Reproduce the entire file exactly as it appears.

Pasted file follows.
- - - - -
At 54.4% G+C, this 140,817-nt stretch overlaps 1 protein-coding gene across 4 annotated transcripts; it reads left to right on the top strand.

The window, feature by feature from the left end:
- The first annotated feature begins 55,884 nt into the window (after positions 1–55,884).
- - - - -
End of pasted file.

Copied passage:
At 54.4% G+C, this 140,817-nt stretch overlaps 1 protein-coding gene across 4 annotated transcripts; it reads left to right on the top strand.

The window, feature by feature from the left end:
- The first annotated feature begins 55,884 nt into the window (after positions 1–55,884).